One key effect to compute correctly distortion after quenching is transformation plasticity – plastic deformation that occurs only due to phase transformation evolution and happens at applied stresses much lower as the nominal yield strength would be.

Stress relief due to transformation plasticity is measured with the Satoh test. It allows measuring the stress that accumulates during cooling. The specimen is heated until a desired peak temperature is reached. Thermal contraction causes the accumulation of stresses, which are partly relieved during phase transformations. A new material model has been implemented in PAM-STAMP, which allows measuring and modeling material behaviour along measurable phase paths. Depending on the evolution of phase transformations, those properties are mixed. To validate the new material model, SYSWELD is used, which is a reference in the domain of modelling heat effects of welding and heat treatment including phase transformations and restoring of strain hardening during phase transformations. It uses a per phase model to compute stresses.

Accumulated stresses, with and without transformation plasticity, for a 100% transformation into martensite, along a cooling rate of -50K/s, for 22MnB5 steel, are illustrated in Figure 1. In Figure 2, the stress relief is illustrated for a cooling rate of -7.5K/s that yields in a combined ferrite, bainite and martensite phase transformation. Both material models, the per-phase and phase path model yield in the same results.

To simulate a part with ‘tailored-heating’ process, the flow stress data of steel before austenitisation is required. This data is currently being generated at Atılım University Metal Forming Centre of Excellence for several materials. Tests are done at Bähr DIL 805 Forming Dilatometer. Material data of non-austenitised 22MnB5 and other grades (6MnB6, 37MnB4, etc) will be added to a stamping material library after validation studies are completed. Note that, before austenitisation, the total elongation is limited to <0.1, whereas after austenitisation, total elongation is >0.3 true strain.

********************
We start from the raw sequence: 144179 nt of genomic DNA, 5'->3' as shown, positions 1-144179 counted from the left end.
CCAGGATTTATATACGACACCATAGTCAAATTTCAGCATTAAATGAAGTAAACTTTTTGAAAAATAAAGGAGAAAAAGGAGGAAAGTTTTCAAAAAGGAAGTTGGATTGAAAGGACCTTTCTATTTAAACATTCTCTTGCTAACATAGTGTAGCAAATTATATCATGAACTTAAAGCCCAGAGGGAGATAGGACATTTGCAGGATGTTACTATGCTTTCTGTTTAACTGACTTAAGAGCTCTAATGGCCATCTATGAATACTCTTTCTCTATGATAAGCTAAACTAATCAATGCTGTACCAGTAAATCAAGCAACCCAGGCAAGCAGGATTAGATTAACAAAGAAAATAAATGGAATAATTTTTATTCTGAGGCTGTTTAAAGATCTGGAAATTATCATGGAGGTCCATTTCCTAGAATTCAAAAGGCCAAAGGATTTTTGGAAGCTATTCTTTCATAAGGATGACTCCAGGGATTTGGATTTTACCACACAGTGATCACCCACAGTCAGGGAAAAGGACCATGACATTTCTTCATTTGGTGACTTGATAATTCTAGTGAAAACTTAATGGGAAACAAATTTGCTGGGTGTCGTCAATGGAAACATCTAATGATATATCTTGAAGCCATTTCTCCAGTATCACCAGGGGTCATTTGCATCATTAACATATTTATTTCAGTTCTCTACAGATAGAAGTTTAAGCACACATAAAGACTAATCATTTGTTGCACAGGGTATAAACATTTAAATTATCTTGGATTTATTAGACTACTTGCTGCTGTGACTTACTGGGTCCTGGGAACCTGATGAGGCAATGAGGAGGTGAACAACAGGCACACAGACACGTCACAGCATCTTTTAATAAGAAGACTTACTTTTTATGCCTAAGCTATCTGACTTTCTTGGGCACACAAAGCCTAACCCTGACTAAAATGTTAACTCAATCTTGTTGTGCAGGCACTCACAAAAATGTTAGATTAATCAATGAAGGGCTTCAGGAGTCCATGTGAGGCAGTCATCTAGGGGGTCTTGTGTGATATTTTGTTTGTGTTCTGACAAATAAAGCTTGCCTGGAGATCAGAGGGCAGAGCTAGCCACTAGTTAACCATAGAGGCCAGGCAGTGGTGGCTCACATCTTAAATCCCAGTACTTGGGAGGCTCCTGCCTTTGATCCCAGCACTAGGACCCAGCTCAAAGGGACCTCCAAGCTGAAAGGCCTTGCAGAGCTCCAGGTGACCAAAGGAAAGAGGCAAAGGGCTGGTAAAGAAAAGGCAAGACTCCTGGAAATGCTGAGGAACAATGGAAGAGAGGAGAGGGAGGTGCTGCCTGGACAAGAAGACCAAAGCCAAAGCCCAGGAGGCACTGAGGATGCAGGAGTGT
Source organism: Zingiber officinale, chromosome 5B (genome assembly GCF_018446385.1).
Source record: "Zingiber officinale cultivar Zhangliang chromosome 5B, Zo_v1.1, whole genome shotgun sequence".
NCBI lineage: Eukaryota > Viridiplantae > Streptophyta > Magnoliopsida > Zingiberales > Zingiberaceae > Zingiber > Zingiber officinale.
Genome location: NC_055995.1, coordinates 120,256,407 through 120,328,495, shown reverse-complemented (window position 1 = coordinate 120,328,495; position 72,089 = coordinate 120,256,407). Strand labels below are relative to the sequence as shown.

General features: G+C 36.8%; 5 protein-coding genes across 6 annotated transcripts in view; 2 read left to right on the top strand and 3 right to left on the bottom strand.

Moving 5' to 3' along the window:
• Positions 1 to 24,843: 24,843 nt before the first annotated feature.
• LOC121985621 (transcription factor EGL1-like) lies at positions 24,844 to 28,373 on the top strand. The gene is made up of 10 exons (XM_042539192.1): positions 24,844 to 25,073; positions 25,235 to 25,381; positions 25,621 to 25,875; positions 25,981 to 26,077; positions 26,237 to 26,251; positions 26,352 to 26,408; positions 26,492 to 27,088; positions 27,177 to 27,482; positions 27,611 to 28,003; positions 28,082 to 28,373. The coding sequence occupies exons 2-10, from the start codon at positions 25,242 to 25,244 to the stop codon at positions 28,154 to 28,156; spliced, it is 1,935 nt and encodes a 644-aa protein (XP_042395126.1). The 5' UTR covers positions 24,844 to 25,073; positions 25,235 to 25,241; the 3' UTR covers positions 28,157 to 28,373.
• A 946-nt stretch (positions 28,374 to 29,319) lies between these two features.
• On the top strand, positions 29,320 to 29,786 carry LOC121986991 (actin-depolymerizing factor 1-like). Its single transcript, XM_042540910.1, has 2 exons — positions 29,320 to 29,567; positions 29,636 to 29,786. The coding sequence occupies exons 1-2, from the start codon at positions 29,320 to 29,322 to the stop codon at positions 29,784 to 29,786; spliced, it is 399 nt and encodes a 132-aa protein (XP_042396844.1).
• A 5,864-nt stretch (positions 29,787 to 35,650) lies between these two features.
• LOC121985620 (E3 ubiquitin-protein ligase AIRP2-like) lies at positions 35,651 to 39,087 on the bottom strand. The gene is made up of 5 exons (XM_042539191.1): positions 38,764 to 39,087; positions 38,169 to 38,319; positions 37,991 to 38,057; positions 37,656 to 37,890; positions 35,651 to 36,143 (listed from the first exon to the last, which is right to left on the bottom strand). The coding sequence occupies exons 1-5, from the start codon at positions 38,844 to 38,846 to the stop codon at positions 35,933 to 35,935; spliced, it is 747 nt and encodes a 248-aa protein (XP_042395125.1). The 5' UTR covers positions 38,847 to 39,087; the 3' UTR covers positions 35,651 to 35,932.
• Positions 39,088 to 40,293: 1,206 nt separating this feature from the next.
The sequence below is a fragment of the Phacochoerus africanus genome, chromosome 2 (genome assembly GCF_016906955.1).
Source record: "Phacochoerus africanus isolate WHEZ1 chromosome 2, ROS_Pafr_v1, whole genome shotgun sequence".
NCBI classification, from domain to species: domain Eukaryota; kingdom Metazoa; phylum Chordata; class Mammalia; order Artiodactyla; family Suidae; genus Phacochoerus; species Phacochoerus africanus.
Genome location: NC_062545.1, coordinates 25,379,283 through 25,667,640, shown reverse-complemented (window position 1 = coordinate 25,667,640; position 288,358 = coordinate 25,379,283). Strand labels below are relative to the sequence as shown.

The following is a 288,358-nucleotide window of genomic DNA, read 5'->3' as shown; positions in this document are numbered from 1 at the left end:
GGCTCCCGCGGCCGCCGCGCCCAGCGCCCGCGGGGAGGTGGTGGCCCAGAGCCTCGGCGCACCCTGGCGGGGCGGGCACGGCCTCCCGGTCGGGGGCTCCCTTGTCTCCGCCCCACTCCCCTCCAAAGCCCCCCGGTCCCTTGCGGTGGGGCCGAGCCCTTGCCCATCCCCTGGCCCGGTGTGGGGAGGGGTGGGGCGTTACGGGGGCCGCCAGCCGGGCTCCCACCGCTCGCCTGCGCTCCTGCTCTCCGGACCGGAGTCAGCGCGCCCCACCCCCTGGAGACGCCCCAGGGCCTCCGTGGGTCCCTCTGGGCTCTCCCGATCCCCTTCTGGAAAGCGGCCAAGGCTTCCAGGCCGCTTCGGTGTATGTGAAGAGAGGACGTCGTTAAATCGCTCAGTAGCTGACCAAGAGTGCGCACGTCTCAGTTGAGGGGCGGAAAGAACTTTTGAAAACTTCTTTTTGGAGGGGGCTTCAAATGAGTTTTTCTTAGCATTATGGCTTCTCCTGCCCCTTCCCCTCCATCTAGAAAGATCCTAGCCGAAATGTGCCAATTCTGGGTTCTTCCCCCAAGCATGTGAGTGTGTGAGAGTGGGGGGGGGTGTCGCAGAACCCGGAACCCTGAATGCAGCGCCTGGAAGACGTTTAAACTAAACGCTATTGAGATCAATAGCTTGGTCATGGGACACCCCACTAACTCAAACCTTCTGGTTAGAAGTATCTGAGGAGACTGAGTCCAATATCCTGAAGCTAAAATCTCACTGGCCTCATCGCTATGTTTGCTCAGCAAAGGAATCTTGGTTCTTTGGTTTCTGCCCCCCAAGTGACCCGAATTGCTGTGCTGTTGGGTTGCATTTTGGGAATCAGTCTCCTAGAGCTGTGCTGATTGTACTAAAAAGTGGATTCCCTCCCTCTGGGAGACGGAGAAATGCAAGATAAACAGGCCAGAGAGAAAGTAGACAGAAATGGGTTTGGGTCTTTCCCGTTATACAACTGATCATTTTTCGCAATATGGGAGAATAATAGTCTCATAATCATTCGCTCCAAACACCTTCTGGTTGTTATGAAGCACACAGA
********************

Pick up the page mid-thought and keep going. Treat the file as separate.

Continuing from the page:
Trends in hot forming industry

Tailor rolled blanks: Tailor rolled blanks have been increasingly used in the automotive industry. The new VW Passat, Peugeot 308, Renault Twingo/smart ForFour and Volvo XC90 are just a few examples for cars introduced in 2014 that had hot stamped TRB components.

Patchwork blanks: In 2014, Subaru Impreza and Fiat 500X were introduced and both cars had patchwork reinforced hot stamped B-pillars. A ‘spot-welded’ patch reinforced hot stamped blank. In this case, thickening regions had wrinkles but as the press went down, they were flattened.

New grades – tailor welded blanks: Up until now, we have only seen 22MnB5, uncoated or typically AlSi coated steels in hot forming industry. There have been some examples of Zn-based coatings as well, but the application level was low. However, recently Volvo has started using 6MnB6 (commercially known as DUCTIBOR 500, MBW 500 or phs-ultraform 490). Renault has also shown an example of front rail with this material. 6MnB6 is typically welded to 22MnB5 and hot stamped.

There are also new developments among steel makers: (1) to achieve >1800 MPa UTS levels and (2) having high elongation grades at 1000-1300 MPa UTS levels. These materials will also be studied at Atılım University.

Realistic virtual prototyping

Simulation of hot forming requires a complex material model that has to cover mechanical, thermal and metallurgical effects. A new material model has been developed that allows measuring and modelling material properties along measurable phase paths. Different materials, and welding techniques (patchwork spot welded, laser welded), tailored (rolled/ welded/quenched) as well as all kind of process variations can be included in the simulation model, which allows realistic virtual prototyping.

Image Gallery

  • Figure 1: Stress results of a Satoh test for a -50K/s cooling rate, 100% transformation to martensite, 22MnB5

    Image: ESI Group

  • Figure 2: Satoh test results for a 7.5°K/s cooling rate, 22MnB5

    Image: ESI Group